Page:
Maybe it's so relatively unknown here because Eustache (left) killed himself shortly after completing it, and his only other credits were some slaughterhouse documentaries, so we don't have a pop culture icon face to go with him like we do for Truffaut or Godard, nor a vast oeuvre like we have for Rohmer, but he belongs in their ranks, for this film encompasses in spots all three of their styles: Rohmer's real time naturalistic three-way, Godard's May 68 brick-throwing and 'pop-bang-wiz!' And Truffaut's Jean Pierre Leaud, impossibly young despite Gauloises. And like all three: obsessed with sex, impotence, class-consciousness, and the kind egocentric humanism only the French can make work.

Leaud stars as Alexandre, a Parisian slacker who's still trading on his high profile in the riots of May 68, and keeping an "open" relationship with live-in girlfriend Marie (Bernadette Lafont). A sexy nurse comes along named Veronika (Francois Lebrun),  even more liberated than either of them. The three of them later try to make it as a menage a trois, but mostly they talk, drink, smoke, look good and play endless records on a cheap turntable on the floor, and 215 minutes of running time goes by faster than any five minutes of Last Year at Marienbad. Isabelle Weingarten is Alex's bemused ex, and Jacques Renard Alexandre's his male chum. The English subtitles were the dirtiest things I'd ever seen... up to that time.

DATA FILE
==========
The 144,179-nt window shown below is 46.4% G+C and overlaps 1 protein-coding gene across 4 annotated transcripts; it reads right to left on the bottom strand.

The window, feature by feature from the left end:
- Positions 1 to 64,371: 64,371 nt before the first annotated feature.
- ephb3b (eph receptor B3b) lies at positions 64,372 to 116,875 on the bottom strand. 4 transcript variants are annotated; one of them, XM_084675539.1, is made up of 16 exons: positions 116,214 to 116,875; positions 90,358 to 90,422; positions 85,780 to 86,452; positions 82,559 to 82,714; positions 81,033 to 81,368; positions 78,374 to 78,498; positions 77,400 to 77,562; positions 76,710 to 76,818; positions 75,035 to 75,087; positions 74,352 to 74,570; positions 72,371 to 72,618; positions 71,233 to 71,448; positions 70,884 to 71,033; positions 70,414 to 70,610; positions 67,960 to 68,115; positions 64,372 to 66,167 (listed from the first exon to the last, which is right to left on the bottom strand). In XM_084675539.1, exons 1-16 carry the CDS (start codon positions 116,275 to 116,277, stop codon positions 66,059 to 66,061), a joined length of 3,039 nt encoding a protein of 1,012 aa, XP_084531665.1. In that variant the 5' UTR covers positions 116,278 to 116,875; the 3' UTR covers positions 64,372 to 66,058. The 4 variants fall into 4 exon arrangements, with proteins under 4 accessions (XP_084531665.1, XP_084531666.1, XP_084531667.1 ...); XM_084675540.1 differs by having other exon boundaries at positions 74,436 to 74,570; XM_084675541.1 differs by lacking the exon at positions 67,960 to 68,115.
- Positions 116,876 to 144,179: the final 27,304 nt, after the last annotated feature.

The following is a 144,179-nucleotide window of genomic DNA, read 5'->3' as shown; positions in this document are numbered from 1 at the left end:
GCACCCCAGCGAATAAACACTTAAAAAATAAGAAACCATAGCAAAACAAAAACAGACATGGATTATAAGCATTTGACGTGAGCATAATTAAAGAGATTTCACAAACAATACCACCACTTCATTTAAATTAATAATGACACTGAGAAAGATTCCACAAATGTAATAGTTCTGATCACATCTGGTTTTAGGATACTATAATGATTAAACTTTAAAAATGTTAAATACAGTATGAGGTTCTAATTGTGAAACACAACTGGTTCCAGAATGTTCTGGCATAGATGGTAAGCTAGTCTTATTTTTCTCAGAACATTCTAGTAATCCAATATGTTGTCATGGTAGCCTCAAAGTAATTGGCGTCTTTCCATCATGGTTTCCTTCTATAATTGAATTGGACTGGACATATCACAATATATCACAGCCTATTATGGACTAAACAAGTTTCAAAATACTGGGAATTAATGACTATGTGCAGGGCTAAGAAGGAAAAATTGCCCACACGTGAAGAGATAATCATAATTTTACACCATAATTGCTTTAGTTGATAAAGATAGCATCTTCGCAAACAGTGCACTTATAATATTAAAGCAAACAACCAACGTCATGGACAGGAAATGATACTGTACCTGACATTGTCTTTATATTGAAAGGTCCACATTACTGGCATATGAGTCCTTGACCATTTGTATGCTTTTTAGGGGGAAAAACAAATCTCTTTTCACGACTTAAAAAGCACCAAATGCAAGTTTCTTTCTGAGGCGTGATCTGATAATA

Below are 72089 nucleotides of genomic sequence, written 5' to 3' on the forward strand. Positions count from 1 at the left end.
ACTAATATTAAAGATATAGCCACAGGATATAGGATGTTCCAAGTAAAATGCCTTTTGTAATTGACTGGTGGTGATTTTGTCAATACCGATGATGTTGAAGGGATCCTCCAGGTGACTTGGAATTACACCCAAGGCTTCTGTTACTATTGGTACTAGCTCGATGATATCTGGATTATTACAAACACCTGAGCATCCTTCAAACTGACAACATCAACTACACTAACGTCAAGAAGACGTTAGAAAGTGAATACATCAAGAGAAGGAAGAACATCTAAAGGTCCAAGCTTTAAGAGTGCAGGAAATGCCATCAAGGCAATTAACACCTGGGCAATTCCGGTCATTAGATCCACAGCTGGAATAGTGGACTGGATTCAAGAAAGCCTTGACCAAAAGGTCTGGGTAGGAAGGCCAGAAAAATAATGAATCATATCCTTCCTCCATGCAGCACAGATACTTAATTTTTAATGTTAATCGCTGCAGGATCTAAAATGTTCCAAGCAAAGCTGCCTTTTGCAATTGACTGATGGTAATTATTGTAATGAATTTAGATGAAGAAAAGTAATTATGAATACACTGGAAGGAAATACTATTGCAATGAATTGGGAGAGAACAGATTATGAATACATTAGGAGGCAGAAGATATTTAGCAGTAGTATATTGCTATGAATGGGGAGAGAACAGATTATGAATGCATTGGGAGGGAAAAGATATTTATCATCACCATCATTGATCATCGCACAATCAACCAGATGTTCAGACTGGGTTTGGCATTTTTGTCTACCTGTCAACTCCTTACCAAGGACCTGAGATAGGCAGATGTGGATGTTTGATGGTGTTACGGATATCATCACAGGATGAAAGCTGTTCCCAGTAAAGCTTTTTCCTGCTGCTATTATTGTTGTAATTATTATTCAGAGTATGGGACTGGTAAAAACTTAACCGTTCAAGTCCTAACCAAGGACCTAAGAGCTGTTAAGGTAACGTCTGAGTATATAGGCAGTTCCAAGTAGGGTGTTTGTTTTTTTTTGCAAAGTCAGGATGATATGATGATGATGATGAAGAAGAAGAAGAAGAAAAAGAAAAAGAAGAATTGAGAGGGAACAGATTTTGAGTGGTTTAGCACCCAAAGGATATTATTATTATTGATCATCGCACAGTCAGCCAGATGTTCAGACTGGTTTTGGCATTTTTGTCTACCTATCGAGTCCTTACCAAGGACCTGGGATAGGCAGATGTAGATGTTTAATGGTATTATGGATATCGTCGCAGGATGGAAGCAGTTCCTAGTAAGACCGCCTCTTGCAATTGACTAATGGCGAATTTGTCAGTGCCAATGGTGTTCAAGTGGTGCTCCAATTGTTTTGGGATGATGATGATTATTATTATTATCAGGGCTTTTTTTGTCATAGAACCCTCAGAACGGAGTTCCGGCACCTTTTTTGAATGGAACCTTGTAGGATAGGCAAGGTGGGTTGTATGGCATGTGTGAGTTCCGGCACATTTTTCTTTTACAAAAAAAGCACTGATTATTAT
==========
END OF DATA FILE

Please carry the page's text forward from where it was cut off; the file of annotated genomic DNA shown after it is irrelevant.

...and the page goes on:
FACE BEHIND THE MASK
1941 - Dir Robert Florey

(POSTSCRIPT: This is showing on TCM - June 20, 2015 -1 AM -EST)

Here’s a classic rarity that used to be shown a lot on UHF TV in the 1970s. If you love weird classic film then you too probably remember the first time you saw and heard Peter Lorre as a kid, it's like he reached across time and the TV with that velvet Siamese purr and starts whispering in your ear with the immediacy of your own wild kid dreams. Rarely did this great actor have a chance to star totally in a film – even as Mr. Moto he had to share to bulk of the screen time with bumbling comic relief, smugglers, and straight-arrow couples meeting cute, so to speak. But for director Robert (BEAST WITH FIVE FINGERS, MURDER IN THE RUE MORGUE) Florey and a budget of about eight bucks, Lorre gives it his all. Every scene no matter how paltry the set or set-up has a moody jet black pathos that as a kid really resonated with me, and still does.